After a working relationship lasting 15 years, a team from the National Trust recently paid a visit to the manufacturers of a product that has been vital to their conservation projects.
Steve Lindop, the National Trust’s Area Ranger in the Peak District, has been purchasing and using plastic piling from Liniar since 2003, and jumped at the invitation to visit its headquarters in Derbyshire to see how the product was produced.
“We’ve had a very close relationship with Liniar over the years,” explains Steve. “The piling we buy from them is perfect for our requirements so it was fascinating to see the process of how it’s made.
“It was a pleasant break from our usual working day and a real eye opener to see the scale of operations at Liniar’s factory, as well as the hard work and dedication of the staff.
“After so many years of conversing on the phone it was great to finally meet in person and put faces to names.”
The National Trust look after coastlines, forests, woods, fens, beaches, farmland, moorland, islands, archaeological remains, nature reserves, villages, historic houses, gardens, mills and pubs – as well as one of the world’s largest art collections.
They restore them, protect them and open them up to everyone – conservation has always gone hand-in-hand with public access for the Trust.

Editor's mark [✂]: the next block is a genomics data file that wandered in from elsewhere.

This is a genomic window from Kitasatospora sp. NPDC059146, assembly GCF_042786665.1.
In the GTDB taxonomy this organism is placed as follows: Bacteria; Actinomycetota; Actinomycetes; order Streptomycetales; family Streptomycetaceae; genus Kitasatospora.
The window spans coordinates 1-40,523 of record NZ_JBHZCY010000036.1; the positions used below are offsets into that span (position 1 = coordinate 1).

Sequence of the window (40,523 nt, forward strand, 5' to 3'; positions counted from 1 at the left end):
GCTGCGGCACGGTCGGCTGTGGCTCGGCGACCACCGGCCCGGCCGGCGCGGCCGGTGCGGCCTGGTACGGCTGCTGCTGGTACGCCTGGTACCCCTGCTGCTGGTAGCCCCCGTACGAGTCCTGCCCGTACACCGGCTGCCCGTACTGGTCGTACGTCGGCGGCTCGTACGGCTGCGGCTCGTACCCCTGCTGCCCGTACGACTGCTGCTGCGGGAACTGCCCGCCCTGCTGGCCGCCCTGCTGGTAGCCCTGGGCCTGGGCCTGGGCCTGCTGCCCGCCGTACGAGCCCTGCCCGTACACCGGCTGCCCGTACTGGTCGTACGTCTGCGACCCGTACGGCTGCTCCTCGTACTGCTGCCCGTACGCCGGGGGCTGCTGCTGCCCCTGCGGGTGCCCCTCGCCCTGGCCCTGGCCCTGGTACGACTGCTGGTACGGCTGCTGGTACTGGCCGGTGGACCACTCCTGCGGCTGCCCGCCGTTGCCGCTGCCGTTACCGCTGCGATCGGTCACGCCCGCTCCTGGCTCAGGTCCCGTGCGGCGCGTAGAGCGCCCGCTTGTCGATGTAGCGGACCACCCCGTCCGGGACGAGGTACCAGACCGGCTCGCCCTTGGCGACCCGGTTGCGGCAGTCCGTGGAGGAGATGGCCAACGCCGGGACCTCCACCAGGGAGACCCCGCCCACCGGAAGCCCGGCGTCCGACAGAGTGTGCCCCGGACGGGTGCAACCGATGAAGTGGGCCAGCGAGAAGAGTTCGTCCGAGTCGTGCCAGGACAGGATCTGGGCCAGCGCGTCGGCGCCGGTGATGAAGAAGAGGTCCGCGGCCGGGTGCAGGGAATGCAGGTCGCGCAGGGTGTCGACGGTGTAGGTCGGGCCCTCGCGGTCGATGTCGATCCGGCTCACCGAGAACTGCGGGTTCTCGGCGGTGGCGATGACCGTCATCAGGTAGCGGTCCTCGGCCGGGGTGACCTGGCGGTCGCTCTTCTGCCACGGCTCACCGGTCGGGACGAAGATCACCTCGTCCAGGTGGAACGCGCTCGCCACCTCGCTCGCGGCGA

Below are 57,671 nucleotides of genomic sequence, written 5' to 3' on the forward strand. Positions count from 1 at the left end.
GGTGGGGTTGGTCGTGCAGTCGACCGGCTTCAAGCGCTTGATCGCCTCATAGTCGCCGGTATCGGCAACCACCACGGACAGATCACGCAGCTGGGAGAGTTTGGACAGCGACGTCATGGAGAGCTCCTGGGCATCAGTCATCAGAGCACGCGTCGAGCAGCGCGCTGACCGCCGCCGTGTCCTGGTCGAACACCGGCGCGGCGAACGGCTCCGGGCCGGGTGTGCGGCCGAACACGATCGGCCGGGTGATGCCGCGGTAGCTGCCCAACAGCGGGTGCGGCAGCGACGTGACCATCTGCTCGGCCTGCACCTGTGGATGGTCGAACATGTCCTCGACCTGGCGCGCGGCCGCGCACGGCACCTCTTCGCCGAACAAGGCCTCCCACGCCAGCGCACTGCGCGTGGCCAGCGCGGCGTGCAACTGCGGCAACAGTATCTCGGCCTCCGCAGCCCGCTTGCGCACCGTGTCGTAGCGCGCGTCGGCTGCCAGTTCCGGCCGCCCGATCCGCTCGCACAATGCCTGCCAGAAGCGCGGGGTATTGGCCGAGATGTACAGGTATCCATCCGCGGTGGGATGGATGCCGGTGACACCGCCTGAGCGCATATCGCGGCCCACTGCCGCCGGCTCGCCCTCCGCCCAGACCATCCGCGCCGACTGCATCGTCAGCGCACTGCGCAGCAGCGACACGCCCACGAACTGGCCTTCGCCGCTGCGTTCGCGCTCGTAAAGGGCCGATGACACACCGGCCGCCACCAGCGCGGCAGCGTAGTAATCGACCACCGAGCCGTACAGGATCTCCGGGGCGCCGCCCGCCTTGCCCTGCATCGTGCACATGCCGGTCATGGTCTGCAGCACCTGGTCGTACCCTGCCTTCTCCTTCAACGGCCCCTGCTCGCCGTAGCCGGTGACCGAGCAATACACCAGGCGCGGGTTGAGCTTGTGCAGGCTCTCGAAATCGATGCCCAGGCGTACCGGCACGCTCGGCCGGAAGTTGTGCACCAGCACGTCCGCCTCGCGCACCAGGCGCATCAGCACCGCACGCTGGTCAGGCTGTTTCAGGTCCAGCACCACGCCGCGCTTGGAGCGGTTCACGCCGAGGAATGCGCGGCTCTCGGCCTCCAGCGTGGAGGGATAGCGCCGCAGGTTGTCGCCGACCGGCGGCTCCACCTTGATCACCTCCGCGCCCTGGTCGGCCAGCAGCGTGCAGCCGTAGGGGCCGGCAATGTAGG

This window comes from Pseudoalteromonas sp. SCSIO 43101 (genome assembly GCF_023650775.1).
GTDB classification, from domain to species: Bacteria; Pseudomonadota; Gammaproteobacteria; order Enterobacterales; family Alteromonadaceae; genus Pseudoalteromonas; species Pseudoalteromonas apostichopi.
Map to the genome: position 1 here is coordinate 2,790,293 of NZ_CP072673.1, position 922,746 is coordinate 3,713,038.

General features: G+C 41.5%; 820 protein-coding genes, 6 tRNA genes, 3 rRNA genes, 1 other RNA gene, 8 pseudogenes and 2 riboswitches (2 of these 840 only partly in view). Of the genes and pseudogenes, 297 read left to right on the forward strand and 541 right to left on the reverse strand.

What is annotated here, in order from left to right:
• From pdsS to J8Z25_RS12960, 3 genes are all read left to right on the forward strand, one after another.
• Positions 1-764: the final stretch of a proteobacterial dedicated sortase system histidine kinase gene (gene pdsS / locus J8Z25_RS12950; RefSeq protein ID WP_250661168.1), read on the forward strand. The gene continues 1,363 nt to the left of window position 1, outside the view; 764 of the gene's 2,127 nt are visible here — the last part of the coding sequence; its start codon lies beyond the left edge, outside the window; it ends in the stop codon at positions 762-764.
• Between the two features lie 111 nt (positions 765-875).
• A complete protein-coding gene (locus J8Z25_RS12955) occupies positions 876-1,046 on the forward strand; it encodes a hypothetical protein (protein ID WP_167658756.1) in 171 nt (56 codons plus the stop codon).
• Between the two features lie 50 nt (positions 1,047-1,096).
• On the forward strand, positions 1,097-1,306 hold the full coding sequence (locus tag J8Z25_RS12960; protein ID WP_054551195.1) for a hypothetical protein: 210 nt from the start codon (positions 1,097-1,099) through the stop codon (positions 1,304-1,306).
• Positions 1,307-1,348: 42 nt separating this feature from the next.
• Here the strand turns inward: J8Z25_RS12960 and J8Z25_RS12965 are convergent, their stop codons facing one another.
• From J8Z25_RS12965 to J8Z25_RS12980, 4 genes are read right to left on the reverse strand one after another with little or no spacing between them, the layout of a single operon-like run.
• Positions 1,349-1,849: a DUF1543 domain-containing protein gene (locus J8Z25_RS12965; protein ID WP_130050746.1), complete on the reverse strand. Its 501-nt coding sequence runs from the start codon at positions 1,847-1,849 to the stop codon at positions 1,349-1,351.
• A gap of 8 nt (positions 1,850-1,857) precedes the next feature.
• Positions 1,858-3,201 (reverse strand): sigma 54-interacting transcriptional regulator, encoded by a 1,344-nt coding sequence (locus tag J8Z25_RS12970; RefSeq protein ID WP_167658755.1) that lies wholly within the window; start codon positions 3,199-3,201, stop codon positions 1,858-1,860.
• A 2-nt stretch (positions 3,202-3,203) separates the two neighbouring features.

Over recent years Steve and his team have planted trees, restored fences and built paths in the Peak District – as well as installing more than 10,000 small dams – which is where Liniar’s plastic piling proves invaluable.
The dams are formed to allow rain water on the moors to build up into peat gullies. This reduces flooding and improves water quality, as well as cutting the potentially huge CO₂ releases from peat erosion and helping to prevent moorland fires.
The sheets of plastic piling are driven down into the peat to form a patchwork of ponds, where plants and wildlife settle, becoming new peat bogs which store carbon and keep peat sediment on the hills.
“Liniar’s plastic piling has been a godsend to us,” said Steve. “Not only is it a low cost alternative to steel piling, which would be practically impossible for us to transport to some of the inhospitable locations where we have to work, there’s loads of other benefits to using it.
“Despite being lightweight and easier to transport to where we need it, the piling is strong and durable and doesn’t require any maintenance once installed.
“It doesn’t rot, rust or leach chemicals into the surrounding habitat, which is obviously in line with the Trust’s policy of being environmentally friendly. It’s also manufactured using 100% lead-free recycled plastic.
“It’s easy for us to install without any need for machinery, which we’d have no chance of getting up to the moors. All that’s required is a big rubber mallet to drive the piles into position.”
Steve concludes: “It was a real pleasure for us to be given the opportunity to visit Liniar and we look forward to continuing our relationship long into the future.
“We’ve also offered to return the favour and invited Liniar to send some staff to visit us in the summer – we may even get them to roll up their sleeves and install some piling for us!”